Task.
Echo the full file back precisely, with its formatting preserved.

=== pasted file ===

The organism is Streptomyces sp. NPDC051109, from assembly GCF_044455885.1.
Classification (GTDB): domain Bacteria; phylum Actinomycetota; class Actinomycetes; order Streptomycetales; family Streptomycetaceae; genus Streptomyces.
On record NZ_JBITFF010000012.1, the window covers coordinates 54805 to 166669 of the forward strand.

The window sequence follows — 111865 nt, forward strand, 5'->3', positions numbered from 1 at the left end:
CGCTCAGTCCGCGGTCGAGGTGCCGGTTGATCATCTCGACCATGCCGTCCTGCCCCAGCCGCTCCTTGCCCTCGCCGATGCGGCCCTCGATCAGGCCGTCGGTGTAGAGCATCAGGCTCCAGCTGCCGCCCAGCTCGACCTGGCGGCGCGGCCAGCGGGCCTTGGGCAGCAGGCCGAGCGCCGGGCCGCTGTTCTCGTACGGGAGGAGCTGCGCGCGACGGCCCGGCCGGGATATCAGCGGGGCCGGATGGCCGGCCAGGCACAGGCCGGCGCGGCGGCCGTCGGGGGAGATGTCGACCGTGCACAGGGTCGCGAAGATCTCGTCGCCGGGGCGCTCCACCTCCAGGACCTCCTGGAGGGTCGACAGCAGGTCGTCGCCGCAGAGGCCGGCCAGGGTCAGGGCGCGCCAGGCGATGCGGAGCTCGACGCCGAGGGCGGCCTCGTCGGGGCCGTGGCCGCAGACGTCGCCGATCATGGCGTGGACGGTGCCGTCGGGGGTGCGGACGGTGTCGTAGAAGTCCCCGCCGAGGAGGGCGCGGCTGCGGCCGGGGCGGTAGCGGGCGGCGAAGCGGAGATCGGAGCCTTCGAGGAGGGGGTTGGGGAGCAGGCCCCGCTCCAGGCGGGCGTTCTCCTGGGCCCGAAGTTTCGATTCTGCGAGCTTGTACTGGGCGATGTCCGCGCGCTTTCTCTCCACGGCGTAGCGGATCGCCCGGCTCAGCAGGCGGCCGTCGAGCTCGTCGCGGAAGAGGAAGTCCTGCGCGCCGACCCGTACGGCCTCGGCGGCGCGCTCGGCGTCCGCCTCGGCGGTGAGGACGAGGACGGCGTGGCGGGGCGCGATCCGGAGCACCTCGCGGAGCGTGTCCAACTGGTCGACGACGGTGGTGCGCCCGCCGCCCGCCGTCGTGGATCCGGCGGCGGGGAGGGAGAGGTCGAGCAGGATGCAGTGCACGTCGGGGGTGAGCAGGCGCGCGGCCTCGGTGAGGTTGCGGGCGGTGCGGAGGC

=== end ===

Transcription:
The organism is Streptomyces sp. NPDC051109, from assembly GCF_044455885.1.
Classification (GTDB): domain Bacteria; phylum Actinomycetota; class Actinomycetes; order Streptomycetales; family Streptomycetaceae; genus Streptomyces.
On record NZ_JBITFF010000012.1, the window covers coordinates 54805 to 166669 of the forward strand.

The window sequence follows — 111865 nt, forward strand, 5'->3', positions numbered from 1 at the left end:
CGCTCAGTCCGCGGTCGAGGTGCCGGTTGATCATCTCGACCATGCCGTCCTGCCCCAGCCGCTCCTTGCCCTCGCCGATGCGGCCCTCGATCAGGCCGTCGGTGTAGAGCATCAGGCTCCAGCTGCCGCCCAGCTCGACCTGGCGGCGCGGCCAGCGGGCCTTGGGCAGCAGGCCGAGCGCCGGGCCGCTGTTCTCGTACGGGAGGAGCTGCGCGCGACGGCCCGGCCGGGATATCAGCGGGGCCGGATGGCCGGCCAGGCACAGGCCGGCGCGGCGGCCGTCGGGGGAGATGTCGACCGTGCACAGGGTCGCGAAGATCTCGTCGCCGGGGCGCTCCACCTCCAGGACCTCCTGGAGGGTCGACAGCAGGTCGTCGCCGCAGAGGCCGGCCAGGGTCAGGGCGCGCCAGGCGATGCGGAGCTCGACGCCGAGGGCGGCCTCGTCGGGGCCGTGGCCGCAGACGTCGCCGATCATGGCGTGGACGGTGCCGTCGGGGGTGCGGACGGTGTCGTAGAAGTCCCCGCCGAGGAGGGCGCGGCTGCGGCCGGGGCGGTAGCGGGCGGCGAAGCGGAGATCGGAGCCTTCGAGGAGGGGGTTGGGGAGCAGGCCCCGCTCCAGGCGGGCGTTCTCCTGGGCCCGAAGTTTCGATTCTGCGAGCTTGTACTGGGCGATGTCCGCGCGCTTTCTCTCCACGGCGTAGCGGATCGCCCGGCTCAGCAGGCGGCCGTCGAGCTCGTCGCGGAAGAGGAAGTCCTGCGCGCCGACCCGTACGGCCTCGGCGGCGCGCTCGGCGTCCGCCTCGGCGGTGAGGACGAGGACGGCGTGGCGGGGCGCGATCCGGAGCACCTCGCGGAGCGTGTCCAACTGGTCGACGACGGTGGTGCGCCCGCCGCCCGCCGTCGTGGATCCGGCGGCGGGGAGGGAGAGGTCGAGCAGGATGCAGTGCACGTCGGGGGTGAGCAGGCGCGCGGCCTCGGTGAGGTTGCGGGCGGTGCGGAGGC